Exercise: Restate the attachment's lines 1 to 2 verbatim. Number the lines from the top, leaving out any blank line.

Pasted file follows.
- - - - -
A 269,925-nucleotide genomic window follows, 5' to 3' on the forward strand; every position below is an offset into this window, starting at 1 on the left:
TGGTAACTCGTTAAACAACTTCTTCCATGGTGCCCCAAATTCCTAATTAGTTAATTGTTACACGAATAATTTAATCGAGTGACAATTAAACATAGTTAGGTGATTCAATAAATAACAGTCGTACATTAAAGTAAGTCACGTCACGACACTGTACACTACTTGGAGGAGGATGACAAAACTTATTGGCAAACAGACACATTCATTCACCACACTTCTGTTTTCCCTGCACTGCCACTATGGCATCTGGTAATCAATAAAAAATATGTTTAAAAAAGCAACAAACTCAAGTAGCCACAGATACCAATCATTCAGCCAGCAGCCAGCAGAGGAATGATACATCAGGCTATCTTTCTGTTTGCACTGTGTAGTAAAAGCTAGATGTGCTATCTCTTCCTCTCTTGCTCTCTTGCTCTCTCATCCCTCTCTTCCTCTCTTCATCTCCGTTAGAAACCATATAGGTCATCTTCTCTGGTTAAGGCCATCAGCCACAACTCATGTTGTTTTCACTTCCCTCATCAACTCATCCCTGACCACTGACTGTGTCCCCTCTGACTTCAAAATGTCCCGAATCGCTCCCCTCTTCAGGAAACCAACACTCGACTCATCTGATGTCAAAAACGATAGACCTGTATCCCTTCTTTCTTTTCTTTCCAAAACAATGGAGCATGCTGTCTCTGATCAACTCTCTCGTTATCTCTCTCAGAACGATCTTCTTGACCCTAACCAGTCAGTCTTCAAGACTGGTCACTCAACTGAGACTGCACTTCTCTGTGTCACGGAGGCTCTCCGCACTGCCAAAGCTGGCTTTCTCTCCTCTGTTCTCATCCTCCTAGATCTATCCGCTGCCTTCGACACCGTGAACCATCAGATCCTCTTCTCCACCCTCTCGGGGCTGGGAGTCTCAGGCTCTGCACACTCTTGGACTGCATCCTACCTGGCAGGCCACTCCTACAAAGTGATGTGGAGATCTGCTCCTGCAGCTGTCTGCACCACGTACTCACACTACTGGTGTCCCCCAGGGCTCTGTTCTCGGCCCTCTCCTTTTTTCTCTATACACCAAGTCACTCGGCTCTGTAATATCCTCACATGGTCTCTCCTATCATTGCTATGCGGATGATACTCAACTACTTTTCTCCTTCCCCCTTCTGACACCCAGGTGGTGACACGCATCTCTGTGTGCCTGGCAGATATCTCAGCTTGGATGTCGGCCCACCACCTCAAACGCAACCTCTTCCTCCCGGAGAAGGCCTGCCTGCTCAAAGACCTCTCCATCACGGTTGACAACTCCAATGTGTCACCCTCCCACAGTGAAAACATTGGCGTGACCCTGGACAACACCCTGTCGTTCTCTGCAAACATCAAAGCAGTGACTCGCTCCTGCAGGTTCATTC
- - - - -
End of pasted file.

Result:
A 269,925-nucleotide genomic window follows, 5' to 3' on the forward strand; every position below is an offset into this window, starting at 1 on the left:
TGGTAACTCGTTAAACAACTTCTTCCATGGTGCCCCAAATTCCTAATTAGTTAATTGTTACACGAATAATTTAATCGAGTGACAATTAAACATAGTTAGGTGATTCAATAAATAACAGTCGTACATTAAAGTAAGTCACGTCACGACACTGTACACTACTTGGAGGAGGATGACAAAACTTATTGGCAAACAGACACATTCATTCACCACACTTCTGTTTTCCCTGCACTGCCACTATGGCATCTGGTAATCAATAAAAAATATGTTTAAAAAAGCAACAAACTCAAGTAGCCACAGATACCAATCATTCAGCCAGCAGCCAGCAGAGGAATGATACATCAGGCTATCTTTCTGTTTGCACTGTGTAGTAAAAGCTAGATGTGCTATCTCTTCCTCTCTTGCTCTCTTGCTCTCTCATCCCTCTCTTCCTCTCTTCATCTCCGTTAGAAACCATATAGGTCATCTTCTCTGGTTAAGGCCATCAGCCACAACTCATGTTGTTTTCACTTCCCTCATCAACTCATCCCTGACCACTGACTGTGTCCCCTCTGACTTCAAAATGTCCCGAATCGCTCCCCTCTTCAGGAAACCAACACTCGACTCATCTGATGTCAAAAACGATAGACCTGTATCCCTTCTTTCTTTTCTTTCCAAAACAATGGAGCATGCTGTCTCTGATCAACTCTCTCGTTATCTCTCTCAGAACGATCTTCTTGACCCTAACCAGTCAGTCTTCAAGACTGGTCACTCAACTGAGACTGCACTTCTCTGTGTCACGGAGGCTCTCCGCACTGCCAAAGCTGGCTTTCTCTCCTCTGTTCTCATCCTCCTAGATCTATCCGCTGCCTTCGACACCGTGAACCATCAGATCCTCTTCTCCACCCTCTCGGGGCTGGGAGTCTCAGGCTCTGCACACTCTTGGACTGCATCCTACCTGGCAGGCCACTCCTACAAAGTGATGTGGAGATCTGCTCCTGCAGCTGTCTGCACCACGTACTCACACTACTGGTGTCCCCCAGGGCTCTGTTCTCGGCCCTCTCCTTTTTTCTCTATACACCAAGTCACTCGGCTCTGTAATATCCTCACATGGTCTCTCCTATCATTGCTATGCGGATGATACTCAACTACTTTTCTCCTTCCCCCTTCTGACACCCAGGTGGTGACACGCATCTCTGTGTGCCTGGCAGATATCTCAGCTTGGATGTCGGCCCACCACCTCAAACGCAACCTCTTCCTCCCGGAGAAGGCCTGCCTGCTCAAAGACCTCTCCATCACGGTTGACAACTCCAATGTGTCACCCTCCCACAGTGAAAACATTGGCGTGACCCTGGACAACACCCTGTCGTTCTCTGCAAACATCAAAGCAGTGACTCGCTCCTGCAGGTTCATTC